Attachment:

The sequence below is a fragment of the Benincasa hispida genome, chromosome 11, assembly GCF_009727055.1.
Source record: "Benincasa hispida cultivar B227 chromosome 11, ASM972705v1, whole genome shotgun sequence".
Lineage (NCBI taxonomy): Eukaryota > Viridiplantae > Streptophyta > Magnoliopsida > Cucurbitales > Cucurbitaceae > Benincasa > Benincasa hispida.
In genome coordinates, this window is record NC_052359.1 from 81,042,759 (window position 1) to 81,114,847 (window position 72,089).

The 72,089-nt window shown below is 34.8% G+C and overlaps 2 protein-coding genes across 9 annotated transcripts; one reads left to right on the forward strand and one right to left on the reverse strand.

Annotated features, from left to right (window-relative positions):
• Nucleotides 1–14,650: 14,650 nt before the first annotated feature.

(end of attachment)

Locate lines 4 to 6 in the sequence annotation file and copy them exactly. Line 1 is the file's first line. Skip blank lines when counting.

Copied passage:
In genome coordinates, this window is record NC_052359.1 from 81,042,759 (window position 1) to 81,114,847 (window position 72,089).

The 72,089-nt window shown below is 34.8% G+C and overlaps 2 protein-coding genes across 9 annotated transcripts; one reads left to right on the forward strand and one right to left on the reverse strand.

Annotated features, from left to right (window-relative positions):